Published Jun 10, 2015Though music listeners may be excited to try out Apple Music when it launches later this month, a leaked document outlining royalty payments through the service may have artists a little less enthused. If the contract is to be believed, rights holders will be netting zero percent in royalties throughout Apple Music's three-month free trial period. And when artists even do eventually get royalties, they will be significantly less than from other competing streaming services.
As previously reported, Apple Music launches through Apple devices on June 30 in more than 100 countries, with PCs and Android phones hopping aboard later in the fall. Users will be treated with a three-month, all-access pass before being offered a paid subscription.
A leaked document obtained by Digital Music News outlines that rights holders will not be paid out during this time. It's explained, "For Trial Users, and for Comp Accounts that iTunes provides on a gratis basis, no license or royalty fees, including Fees, will be due to Company."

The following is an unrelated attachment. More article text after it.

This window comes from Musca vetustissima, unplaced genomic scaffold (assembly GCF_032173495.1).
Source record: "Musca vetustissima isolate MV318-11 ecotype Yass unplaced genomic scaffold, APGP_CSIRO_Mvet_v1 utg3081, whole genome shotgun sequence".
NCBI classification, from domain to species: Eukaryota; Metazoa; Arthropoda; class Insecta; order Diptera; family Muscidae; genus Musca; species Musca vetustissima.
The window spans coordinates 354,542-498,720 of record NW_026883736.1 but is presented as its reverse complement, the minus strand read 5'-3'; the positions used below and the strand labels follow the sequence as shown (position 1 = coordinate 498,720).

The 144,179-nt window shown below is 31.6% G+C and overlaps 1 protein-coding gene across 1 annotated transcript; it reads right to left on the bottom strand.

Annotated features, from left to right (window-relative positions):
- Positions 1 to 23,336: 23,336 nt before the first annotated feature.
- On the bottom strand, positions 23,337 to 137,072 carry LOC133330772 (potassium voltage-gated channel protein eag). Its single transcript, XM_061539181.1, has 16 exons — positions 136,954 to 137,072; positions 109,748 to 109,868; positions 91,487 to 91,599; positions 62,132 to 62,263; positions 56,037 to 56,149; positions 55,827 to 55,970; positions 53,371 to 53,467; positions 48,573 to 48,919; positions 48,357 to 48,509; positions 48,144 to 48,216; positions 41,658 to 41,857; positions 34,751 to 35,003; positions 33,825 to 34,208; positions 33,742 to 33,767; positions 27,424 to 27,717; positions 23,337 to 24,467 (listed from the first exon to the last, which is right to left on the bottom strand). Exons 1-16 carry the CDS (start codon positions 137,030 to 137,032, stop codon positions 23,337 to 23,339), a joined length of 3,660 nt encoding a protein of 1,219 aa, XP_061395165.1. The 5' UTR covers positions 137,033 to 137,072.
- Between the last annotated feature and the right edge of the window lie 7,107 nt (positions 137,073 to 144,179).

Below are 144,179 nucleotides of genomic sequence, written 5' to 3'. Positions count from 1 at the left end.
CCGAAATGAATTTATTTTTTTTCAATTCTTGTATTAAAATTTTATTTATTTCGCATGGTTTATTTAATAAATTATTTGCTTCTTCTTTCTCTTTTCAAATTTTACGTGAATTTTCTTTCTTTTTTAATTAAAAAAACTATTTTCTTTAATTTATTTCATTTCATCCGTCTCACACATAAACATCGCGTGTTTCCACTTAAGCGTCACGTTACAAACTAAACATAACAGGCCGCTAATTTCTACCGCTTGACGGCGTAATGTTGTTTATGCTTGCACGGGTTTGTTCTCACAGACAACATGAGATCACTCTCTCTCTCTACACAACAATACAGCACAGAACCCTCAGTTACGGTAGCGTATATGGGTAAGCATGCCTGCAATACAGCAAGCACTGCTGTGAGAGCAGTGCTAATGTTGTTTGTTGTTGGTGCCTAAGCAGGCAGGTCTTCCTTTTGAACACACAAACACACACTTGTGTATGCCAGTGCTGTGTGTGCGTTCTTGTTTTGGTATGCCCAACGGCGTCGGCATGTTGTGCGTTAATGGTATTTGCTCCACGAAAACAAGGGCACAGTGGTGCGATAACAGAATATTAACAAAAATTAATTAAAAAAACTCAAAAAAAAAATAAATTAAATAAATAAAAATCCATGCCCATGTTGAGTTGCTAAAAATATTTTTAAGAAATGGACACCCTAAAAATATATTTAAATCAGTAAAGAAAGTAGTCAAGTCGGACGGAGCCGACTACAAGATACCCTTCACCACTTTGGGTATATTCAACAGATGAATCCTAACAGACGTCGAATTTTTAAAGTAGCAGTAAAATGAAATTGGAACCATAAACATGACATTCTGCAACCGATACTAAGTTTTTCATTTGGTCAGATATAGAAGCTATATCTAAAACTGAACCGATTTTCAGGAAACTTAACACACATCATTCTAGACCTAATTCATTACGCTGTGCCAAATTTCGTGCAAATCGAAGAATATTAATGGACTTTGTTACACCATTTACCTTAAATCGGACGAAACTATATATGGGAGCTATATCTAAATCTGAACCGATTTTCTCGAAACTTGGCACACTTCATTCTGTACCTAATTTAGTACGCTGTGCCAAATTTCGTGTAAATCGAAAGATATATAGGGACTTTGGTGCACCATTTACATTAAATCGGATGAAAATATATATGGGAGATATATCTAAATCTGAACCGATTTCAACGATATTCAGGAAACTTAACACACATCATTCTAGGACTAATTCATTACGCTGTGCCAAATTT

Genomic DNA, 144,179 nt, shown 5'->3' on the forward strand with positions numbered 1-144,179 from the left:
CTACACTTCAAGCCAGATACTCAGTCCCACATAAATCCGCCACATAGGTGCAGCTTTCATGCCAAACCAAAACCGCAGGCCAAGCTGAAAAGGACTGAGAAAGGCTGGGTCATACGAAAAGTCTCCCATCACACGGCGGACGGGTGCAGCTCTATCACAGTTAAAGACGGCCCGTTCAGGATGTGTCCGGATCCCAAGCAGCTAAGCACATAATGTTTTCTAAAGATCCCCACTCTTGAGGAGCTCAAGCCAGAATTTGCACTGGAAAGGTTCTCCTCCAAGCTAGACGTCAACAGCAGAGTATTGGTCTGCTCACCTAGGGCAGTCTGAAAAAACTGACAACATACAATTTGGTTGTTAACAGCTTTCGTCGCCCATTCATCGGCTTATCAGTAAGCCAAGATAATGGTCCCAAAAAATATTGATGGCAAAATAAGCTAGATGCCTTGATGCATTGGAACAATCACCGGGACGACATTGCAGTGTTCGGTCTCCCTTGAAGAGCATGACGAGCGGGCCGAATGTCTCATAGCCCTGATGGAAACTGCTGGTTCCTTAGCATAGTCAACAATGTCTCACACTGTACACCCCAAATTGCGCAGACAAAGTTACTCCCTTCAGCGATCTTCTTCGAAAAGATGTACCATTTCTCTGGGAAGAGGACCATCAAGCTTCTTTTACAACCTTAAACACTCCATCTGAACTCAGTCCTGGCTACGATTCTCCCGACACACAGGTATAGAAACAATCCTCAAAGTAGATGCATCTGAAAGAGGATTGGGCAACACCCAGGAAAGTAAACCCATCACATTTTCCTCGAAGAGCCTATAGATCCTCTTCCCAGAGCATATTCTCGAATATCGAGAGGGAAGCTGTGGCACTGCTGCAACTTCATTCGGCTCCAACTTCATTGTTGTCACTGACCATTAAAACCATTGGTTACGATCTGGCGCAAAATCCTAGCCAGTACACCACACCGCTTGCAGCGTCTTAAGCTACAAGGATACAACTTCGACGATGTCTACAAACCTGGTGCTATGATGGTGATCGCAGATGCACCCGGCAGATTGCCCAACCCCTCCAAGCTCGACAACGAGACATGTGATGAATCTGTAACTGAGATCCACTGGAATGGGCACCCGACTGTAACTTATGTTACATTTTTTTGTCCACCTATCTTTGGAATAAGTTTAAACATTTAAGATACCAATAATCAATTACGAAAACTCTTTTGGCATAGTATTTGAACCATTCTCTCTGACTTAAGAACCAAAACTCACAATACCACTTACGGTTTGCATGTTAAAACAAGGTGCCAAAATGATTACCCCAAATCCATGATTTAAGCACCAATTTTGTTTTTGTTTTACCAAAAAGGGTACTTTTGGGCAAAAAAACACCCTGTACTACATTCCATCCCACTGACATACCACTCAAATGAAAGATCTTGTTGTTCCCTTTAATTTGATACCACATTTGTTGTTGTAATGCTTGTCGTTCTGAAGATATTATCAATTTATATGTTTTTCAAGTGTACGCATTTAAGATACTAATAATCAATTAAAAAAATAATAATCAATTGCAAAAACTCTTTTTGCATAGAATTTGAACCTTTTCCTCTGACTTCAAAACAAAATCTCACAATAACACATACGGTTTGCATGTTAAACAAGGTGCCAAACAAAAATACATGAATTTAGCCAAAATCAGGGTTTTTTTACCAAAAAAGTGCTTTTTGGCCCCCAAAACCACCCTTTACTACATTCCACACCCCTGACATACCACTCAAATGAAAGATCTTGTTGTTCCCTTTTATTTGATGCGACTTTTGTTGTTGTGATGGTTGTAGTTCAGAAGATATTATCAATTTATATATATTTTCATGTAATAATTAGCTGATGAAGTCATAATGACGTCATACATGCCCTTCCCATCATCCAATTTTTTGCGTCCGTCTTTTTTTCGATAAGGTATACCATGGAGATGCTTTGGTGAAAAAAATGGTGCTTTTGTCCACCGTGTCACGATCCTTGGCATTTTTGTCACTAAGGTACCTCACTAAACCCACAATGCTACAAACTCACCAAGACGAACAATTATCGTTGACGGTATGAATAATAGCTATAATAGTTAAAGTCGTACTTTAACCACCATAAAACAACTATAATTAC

Though this has not been confirmed by Apple, the payout plan, or lack thereof, has serious marketing-related implications on any music being released this summer. Theoretically, any album or single issued between June 30 and September 30 would get its most attention during its initial release. If true, the Apple Music business model suggests that artists would not be compensated during the prime promo time for their product.
Making matters worse, following the free trial period, Apple will reportedly pay only 58 percent of subscription revenue to rights holders. Rival Spotify currently pays out at 70 percent.
Subscriptions to Apple Music will cost $9.99 USD per month, with the option of a six-person family plan going for $14.99 USD per month. The service has been endorsed by major music artists including Drake, Pharrell Williams, Chris Cornell, Bastille, FKA twigs, Alabama Shakes and Trent Reznor.
In related news, Apple is now facing two anti-trust investigations to see if the company violated laws in the deals it struck with major labels for Apple Music, the New York Times reports. Apple is reportedly being investigated in for anticompetitive behavior in both New York and Connecticut.